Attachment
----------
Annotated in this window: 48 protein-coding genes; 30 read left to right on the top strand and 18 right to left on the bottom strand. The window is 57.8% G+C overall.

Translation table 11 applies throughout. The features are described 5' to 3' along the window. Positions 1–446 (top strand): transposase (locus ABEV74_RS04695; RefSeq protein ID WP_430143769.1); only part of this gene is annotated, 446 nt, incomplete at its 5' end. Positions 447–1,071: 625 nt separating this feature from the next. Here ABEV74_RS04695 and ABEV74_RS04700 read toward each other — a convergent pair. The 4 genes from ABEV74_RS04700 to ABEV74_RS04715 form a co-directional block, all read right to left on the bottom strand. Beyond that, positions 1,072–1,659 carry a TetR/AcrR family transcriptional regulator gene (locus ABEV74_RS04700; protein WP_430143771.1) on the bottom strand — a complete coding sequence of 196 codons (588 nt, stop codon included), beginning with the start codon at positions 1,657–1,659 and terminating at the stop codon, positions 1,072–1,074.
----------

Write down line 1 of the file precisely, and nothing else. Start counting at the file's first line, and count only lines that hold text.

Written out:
Annotated in this window: 48 protein-coding genes; 30 read left to right on the top strand and 18 right to left on the bottom strand. The window is 57.8% G+C overall.